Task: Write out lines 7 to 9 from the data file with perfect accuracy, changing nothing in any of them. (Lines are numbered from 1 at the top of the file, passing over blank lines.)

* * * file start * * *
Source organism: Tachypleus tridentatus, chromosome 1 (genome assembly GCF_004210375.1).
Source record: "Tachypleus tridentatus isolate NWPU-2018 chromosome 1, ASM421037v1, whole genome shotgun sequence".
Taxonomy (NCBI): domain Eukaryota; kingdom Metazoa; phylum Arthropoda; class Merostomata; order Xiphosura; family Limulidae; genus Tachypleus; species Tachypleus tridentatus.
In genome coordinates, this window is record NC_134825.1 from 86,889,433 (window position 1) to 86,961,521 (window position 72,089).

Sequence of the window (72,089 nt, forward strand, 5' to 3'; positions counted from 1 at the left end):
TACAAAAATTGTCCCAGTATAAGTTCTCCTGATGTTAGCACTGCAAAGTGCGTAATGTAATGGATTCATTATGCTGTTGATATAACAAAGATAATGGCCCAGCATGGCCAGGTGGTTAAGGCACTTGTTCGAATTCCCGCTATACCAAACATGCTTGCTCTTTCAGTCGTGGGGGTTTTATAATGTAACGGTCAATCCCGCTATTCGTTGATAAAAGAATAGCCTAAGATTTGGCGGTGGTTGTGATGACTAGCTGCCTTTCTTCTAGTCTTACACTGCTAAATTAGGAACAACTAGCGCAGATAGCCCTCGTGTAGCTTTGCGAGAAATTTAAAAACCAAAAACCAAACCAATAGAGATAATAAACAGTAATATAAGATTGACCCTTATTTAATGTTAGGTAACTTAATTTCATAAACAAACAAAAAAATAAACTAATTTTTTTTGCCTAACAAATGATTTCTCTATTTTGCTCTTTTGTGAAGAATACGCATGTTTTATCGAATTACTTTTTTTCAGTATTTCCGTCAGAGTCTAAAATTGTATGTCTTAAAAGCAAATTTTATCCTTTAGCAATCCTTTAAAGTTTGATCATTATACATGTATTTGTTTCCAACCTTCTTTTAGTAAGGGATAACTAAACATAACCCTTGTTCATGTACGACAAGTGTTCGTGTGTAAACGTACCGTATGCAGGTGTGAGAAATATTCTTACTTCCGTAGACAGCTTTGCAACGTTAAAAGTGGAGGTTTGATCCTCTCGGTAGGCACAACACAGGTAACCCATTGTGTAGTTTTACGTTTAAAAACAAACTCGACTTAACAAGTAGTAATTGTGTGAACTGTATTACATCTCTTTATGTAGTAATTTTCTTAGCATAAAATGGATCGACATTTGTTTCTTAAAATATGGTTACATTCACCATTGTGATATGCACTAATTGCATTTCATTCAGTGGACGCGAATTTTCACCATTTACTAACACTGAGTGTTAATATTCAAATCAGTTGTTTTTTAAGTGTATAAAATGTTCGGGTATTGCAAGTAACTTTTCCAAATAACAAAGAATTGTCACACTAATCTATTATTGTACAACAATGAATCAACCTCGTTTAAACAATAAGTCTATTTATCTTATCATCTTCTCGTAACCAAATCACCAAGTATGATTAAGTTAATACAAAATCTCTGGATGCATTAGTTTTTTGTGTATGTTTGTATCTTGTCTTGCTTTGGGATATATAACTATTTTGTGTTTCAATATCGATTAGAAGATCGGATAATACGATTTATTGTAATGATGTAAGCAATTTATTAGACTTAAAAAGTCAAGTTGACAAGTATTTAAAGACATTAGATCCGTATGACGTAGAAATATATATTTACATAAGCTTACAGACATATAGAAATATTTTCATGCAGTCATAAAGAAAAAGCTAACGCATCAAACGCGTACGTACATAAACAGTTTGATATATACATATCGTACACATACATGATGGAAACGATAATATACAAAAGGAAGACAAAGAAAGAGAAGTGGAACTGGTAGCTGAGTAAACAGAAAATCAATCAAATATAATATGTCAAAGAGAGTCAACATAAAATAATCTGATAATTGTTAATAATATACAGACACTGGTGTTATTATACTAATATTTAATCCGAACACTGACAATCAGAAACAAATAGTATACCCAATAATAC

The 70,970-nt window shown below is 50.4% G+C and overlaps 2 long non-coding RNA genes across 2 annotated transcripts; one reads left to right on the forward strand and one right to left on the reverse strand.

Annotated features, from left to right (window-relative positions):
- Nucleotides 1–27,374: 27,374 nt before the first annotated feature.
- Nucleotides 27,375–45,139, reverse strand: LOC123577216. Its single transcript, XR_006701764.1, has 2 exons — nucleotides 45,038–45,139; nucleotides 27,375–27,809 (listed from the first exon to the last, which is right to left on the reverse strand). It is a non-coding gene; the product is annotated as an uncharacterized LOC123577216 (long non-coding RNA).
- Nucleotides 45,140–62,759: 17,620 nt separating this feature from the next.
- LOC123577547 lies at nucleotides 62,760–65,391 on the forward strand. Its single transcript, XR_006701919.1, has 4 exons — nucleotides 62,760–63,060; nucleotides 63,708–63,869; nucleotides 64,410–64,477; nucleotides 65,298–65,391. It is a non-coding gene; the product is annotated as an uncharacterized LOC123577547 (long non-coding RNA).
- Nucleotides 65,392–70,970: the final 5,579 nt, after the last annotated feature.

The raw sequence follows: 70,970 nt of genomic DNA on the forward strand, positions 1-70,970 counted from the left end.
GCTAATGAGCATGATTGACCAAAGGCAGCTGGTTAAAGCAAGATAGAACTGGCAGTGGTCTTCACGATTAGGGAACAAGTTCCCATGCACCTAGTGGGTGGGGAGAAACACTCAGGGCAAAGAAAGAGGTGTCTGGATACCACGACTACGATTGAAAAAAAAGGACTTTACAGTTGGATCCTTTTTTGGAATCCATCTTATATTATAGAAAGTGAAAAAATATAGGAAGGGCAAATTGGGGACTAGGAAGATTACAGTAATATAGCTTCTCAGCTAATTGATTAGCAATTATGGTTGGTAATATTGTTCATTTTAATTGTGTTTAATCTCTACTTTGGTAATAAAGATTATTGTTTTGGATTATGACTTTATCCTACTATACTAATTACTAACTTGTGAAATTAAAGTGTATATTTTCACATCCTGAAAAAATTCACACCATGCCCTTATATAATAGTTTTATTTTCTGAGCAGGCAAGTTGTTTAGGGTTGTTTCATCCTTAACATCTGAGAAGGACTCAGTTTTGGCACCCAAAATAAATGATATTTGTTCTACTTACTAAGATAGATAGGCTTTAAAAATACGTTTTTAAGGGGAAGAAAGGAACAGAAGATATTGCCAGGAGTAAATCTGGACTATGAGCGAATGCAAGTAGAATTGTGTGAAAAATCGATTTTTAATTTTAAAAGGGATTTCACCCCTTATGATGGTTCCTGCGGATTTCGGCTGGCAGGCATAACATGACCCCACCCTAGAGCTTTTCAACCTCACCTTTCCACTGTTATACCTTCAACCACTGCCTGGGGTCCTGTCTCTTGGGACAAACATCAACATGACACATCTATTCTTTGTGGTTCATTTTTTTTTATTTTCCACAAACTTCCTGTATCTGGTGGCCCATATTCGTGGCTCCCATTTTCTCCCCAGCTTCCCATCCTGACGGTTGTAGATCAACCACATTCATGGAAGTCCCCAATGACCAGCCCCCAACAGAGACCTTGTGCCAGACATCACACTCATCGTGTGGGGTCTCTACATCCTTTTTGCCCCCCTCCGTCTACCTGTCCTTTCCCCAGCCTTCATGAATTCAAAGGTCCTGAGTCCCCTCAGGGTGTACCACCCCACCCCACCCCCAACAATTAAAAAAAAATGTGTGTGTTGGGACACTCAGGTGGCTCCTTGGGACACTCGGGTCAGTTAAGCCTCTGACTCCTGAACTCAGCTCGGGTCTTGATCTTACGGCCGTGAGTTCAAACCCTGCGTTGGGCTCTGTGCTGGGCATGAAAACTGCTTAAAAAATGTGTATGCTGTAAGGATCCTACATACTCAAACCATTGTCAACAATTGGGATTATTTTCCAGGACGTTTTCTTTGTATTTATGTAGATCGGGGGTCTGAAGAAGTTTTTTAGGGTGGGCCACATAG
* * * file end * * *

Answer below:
The 70,970-nt window shown below is 50.4% G+C and overlaps 2 long non-coding RNA genes across 2 annotated transcripts; one reads left to right on the forward strand and one right to left on the reverse strand.

Annotated features, from left to right (window-relative positions):
- Nucleotides 1–27,374: 27,374 nt before the first annotated feature.